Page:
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MONDAY, May 26, 2014 (HealthDay News) -- Doctors should regularly screen people at high risk for contracting the hepatitis B virus, which causes chronic illness and can lead to liver cancer if left untreated, a national panel of health experts has recommended.
The U.S. Preventive Services Task Force advised that specific groups of people should undergo screening for hepatitis B, including:
People born in countries with a high rate of infection, mainly in Asia, sub-Saharan Africa, the Pacific Islands, the Middle East and Eastern Europe.
Those who share risk factors similar to those for HIV, including injection drug users, men who have sex with men, and people living with or having sex with someone with a hepatitis B infection.
Patients with a weakened immune system or who are undergoing treatment for kidney failure.
There is no cure for hepatitis B. But a vaccine now exists and antiviral treatments have improved to the point that the virus can be kept in check, said Dr. Roger Chou, an assistant professor at Oregon Health & Science University in Portland and director of the Pacific Northwest Evidence-based Practice Center.
"We have treatments that are effective at suppressing the virus and at improving abnormalities in the liver, so we can prevent some of the damage that occurs due to chronic hepatitis B," said Chou, who served as lead author for the evidence review that formed the basis of the task force's recommendation.
Currently, as many as a quarter of people with chronic hepatitis B infections die from cirrhosis (scarring) of the liver or liver cancer.
"The evidence was pretty clear that there's a significant benefit for people who are at high risk," Dr. Mark Ebell, a task force member and an associate professor of epidemiology and biostatistics at the University of Georgia, Athens.
The recommendation statement is published in the May 26 issue of the Annals of Internal Medicine.
Hepatitis B is becoming less common in the United States due to the success of vaccination programs started in the 1990s, Ebell said.
But there are still as many as 2.2 million people in the United States who are chronically infected with hepatitis B. The task force hopes that screening programs will help get these folks the treatment they need.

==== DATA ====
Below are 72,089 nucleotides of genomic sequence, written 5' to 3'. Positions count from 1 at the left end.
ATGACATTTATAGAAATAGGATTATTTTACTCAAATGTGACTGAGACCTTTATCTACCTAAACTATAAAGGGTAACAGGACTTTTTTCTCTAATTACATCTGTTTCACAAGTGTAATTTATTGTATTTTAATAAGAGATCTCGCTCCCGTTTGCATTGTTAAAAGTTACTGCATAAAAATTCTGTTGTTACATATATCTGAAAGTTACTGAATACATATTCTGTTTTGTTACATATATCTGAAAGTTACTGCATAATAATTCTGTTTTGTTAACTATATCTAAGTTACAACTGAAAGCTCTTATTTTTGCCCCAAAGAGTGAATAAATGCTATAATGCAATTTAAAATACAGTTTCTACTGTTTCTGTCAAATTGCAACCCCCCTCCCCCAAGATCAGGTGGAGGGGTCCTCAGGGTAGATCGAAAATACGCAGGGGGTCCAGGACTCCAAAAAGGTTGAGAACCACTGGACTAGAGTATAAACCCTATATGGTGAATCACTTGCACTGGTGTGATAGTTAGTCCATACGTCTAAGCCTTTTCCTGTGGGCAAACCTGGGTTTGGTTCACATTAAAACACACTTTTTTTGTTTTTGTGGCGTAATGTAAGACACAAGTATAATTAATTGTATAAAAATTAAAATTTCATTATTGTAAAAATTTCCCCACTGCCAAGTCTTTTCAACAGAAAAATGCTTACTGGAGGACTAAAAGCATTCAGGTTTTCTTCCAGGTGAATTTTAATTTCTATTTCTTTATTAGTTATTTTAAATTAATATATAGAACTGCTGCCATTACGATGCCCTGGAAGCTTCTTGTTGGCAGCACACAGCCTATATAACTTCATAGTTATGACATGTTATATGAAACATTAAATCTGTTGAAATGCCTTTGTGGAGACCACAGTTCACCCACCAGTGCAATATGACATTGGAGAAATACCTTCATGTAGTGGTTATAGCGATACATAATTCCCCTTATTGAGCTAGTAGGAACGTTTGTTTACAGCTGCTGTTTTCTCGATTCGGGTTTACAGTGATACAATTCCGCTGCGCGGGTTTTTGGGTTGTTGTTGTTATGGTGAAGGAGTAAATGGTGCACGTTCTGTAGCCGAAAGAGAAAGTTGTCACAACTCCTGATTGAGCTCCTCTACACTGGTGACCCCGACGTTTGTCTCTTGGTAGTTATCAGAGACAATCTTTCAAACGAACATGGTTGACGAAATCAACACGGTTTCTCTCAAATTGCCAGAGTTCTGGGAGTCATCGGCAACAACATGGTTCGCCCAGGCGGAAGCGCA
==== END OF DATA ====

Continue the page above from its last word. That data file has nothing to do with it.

The task force previously issued a recommendation that all pregnant women in the United States should be screened for hepatitis B.
Another study in the same journal found that treating all babies born of mothers infected with hepatitis B with immunotherapy right after delivery pays off.
Kaiser Permanente researchers gave infants in the study the hepatitis B vaccine and antibodies within 12 hours of birth, and found the babies were much less likely to end up infected with the virus.
By detecting hepatitis B in expecting mothers and providing treatment to their babies, the doctors were able to reduce infection rates to 0.75 infected newborns out of every 100 births between 1997 and 2010. Prior to this approach, as many as 40 percent of infants born to infected mothers developed chronic hepatitis B infection, the researchers said.
The new task force screening recommendations are consistent with guidelines previously issued by the CDC and the American Association for the Study of Liver Diseases, Ebell said.
People who fall into one of these high-risk groups should ask their doctor for screening, Chou said, noting that there's a health benefit even for those who test negative for hepatitis B.
"If you're at high risk and you test negative, you can get the vaccine and then be protected against contracting hepatitis B," he said.
The U.S. Preventive Services Task Force is an independent, volunteer panel of national experts in prevention and evidence-based medicine. They make recommendations about clinical preventive services such as screenings, counseling services and preventive medications.
The Affordable Care Act has given new muscle to the task force, requiring health plans to cover for free the preventive services and screenings recommended by the panel.
Visit the U.S. Centers for Disease Control and Prevention for more on hepatitis B.
SOURCES: Roger Chou, M.D., assistant professor, Oregon Health & Science University, and director, Pacific Northwest Evidence-based Practice Center, Portland, Ore.; Mark Ebell, M.D., associate professor, epidemiology and biostatistics, University of Georgia, Athens; May 26, 2014, Annals of Internal Medicine
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